I’m grateful for the many ways in which
“Living with Alzheimer’s” has been easier for us than it is for many others. One
of those that I don’t often talk about is our family relationships. Two weeks
ago, our son, Kevin, came for a visit which prompts me to correct that.
In our initial conversations after her diagnosis, Kate and I discussed when we should tell our children and our friends. She was firm in her desire not to tell anyone until much later. For some time, I felt that knowing the diagnosis led me to make the most of the remaining quality time we would have. I still believe that was the most important benefit of getting the diagnosis. Prior to that, we had a strong relationship. We enjoyed life and each other, but at that moment, I knew our lives were about to change radically. Every moment we had together became precious. I wanted our children to have the same experience. On the third anniversary of her diagnosis (January 21, 2014), I arranged a conference call with Jesse and Kevin to break the news.
As I had hoped, they have taken advantage of that knowledge. They’ve been able to follow the progression of Kate’s dementia and enjoy many special moments with her. Although they both live out of state, they have kept up with frequent phone calls and periodic visits. In addition, I’ve been able to share other details of our lives via this blog.
I found the benefits were not only for them but for Kate and me as well. It was still early in our journey. My stress was minimal. I didn’t need much support. With the passage of time, Kate has declined, and the responsibilities as her caregiver have introduced significantly more stress. That has made the relationship with our children even more important.
I’ve read about other families’ experiences
with Alzheimer’s and the problems that can also arise. It’s not unusual to hear
about conflicts that occur when aging parents and their children feel
differently about things like driving, whether to engage outside help or move
to a place where they have better access to care for existing or potential health
issues. Even before Kate’s diagnosis, I wanted our children to be partners in
this last stage of our lives. Letting them know about Kate was an important
step in that direction.
Six years later, I feel that was definitely
the right decision. Their calls and visits have brought us closer together. They
are well-informed of the ups and downs in our lives. They know about any health
issues that arise. They know the strengths and weaknesses of our various
caregivers and how in-home care is working out. When I thought it was time to
make a move to a continuing care retirement community (or life plan community),
I let them know what I was thinking and asked for their thoughts.
Jesse and Kevin also feel free to ask me questions about things I may not have mentioned. On a recent phone call, Jesse asked if I had thought about whether I would move or stay in our current place after Kate’s death. I told her that I had and would plan to remain here. I explained that I wouldn’t want to buy another house nor would I want to leave the support I find here.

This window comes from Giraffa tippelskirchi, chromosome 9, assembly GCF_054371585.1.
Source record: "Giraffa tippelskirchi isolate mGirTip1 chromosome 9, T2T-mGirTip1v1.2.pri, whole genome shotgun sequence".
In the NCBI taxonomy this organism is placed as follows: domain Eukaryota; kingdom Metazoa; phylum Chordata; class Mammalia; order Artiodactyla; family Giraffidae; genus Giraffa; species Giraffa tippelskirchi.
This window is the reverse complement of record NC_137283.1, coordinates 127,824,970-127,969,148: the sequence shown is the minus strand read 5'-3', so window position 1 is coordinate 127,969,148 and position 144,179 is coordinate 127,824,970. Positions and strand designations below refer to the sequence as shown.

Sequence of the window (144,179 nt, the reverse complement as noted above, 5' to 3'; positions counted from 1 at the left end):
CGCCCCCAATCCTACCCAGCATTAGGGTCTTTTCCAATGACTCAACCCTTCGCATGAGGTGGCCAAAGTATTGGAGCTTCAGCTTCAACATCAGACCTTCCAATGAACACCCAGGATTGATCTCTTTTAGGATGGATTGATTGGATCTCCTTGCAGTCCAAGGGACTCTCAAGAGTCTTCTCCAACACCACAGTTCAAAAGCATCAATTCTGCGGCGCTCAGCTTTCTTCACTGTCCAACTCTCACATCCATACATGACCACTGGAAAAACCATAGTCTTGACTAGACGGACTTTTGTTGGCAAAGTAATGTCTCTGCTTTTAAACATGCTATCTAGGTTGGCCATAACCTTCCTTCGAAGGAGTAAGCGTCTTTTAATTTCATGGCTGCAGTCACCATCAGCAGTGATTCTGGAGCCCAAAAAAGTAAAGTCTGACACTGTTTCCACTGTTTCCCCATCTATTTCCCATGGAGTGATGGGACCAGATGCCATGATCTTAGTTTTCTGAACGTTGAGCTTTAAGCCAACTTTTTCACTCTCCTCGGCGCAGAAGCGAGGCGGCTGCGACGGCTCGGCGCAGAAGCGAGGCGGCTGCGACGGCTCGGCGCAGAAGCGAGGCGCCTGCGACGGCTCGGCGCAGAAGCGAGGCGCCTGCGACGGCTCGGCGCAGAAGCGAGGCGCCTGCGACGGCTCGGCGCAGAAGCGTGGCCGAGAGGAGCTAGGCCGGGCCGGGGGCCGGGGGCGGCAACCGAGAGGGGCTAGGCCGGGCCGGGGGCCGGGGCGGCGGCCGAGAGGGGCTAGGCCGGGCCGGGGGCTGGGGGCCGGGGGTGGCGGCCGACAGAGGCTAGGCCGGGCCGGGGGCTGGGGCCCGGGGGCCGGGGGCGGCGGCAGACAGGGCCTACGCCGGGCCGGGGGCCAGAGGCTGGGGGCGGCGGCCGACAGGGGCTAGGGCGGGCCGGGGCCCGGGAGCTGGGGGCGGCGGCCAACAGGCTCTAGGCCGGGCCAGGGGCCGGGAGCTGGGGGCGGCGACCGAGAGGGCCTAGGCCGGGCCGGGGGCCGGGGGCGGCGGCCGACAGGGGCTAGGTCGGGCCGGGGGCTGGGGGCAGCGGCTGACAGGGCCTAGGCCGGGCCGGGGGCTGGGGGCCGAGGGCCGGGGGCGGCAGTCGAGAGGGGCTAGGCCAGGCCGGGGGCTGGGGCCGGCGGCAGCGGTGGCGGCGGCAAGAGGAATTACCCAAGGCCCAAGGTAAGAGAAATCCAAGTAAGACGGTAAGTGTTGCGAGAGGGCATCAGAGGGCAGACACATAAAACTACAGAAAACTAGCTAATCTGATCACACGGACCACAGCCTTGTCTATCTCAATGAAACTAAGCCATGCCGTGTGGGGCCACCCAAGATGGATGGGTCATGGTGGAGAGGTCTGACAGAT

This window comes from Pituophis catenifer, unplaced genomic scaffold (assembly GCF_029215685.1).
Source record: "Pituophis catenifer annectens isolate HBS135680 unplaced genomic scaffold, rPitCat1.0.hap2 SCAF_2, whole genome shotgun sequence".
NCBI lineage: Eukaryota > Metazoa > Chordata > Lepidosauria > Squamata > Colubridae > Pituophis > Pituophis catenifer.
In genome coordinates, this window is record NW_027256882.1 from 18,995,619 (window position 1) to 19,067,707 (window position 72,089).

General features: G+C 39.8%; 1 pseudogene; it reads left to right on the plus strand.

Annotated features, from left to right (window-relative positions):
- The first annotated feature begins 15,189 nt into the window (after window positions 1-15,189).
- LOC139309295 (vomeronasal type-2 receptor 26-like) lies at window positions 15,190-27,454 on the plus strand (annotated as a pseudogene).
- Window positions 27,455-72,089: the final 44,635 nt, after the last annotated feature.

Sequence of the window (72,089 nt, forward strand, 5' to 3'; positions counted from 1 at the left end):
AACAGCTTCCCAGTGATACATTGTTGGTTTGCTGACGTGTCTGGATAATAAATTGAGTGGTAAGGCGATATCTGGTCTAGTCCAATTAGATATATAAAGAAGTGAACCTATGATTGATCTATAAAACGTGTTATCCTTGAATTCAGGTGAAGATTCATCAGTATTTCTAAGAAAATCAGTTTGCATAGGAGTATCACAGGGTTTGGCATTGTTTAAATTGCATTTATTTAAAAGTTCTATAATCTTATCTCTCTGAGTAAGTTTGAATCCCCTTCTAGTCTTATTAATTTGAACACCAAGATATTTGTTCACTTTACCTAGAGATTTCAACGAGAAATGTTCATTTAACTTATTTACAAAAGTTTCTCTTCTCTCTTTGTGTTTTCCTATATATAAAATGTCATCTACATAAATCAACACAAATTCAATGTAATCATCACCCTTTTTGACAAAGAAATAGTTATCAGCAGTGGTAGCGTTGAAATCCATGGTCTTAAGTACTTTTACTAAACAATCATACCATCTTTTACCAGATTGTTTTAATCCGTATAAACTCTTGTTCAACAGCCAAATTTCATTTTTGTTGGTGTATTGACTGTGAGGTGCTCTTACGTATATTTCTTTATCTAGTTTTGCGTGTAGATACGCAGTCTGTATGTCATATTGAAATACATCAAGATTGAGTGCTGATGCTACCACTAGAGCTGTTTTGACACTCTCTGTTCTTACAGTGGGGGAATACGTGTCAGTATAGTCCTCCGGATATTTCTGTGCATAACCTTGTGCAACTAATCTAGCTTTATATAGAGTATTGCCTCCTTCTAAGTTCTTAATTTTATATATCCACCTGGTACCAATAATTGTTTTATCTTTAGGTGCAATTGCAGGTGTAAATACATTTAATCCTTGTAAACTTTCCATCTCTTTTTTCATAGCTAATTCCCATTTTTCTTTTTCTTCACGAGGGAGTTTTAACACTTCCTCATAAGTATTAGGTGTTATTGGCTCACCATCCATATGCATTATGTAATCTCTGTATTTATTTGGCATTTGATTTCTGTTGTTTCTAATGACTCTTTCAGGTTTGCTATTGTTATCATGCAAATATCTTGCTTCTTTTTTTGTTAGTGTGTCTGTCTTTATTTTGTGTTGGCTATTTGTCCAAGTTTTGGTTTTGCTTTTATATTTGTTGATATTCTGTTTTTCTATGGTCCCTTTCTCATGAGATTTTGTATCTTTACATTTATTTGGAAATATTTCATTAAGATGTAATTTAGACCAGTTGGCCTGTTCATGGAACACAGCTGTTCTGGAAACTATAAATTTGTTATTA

While Kevin was here, he asked if I had noticed any changes in my driving as I had aged. I mentioned that I am more easily distracted than in the past. I have to be more careful when I use the controls for the audio system and temperature. When I don’t, it is easy for me to drift to the right or left. I also mentioned my only interest in getting a new car would be to have the new safety features like the blind spot alert. He saw an example of that when I started to change lanes and the driver of a car about to pass us honked his horn.
They have been very supportive of my role as
caregiver for their mother, and I have been receptive to their thoughts. As a
gerontologist, Kevin has a special interest. That has also led to my asking him
questions about his own perspective based on his professional experience with
other seniors. Thus far, we haven’t had any conflicts, and I don’t expect any
because of the nature of our relationship.
Kevin’s recent visit and Jesse’s visit a few
weeks before that came at a time of transition from one caregiver to another.
They had an opportunity to see firsthand how things were going. My stress is
greater now. Along with that, my blood pressure has been somewhat higher than
usual. I’ve found myself getting behind on many things. Sometimes I fail to look
at my calendar. That leads to missing appointments. I don’t respond as quickly
to emails; and if you are a regular reader of this blog, you know that I don’t
post as frequently. In fact, I began this post a couple of days after Keven
left. That was almost two weeks ago.
During Kevin’s visit, I relaxed more. He and I went out for lunch several times and had good conversations. In a way, it was like taking a vacation. Since then, I’ve felt more at ease, and my blood pressure has been normal. That seems to confirm my belief that stress was affecting me. It also boosts my confidence that I can find ways to minimize its impact.
The impact of our family goes beyond our
relationship with our children. Kate and I both have brothers and spouses that live
out of state. Because of that and the pandemic, we have had less personal
contact, but they stay in touch by phone and have been very supportive.
Interpersonal relationships with family, friends, colleagues and even strangers have always been important to me, but the support from our family has been especially significant. I am grateful.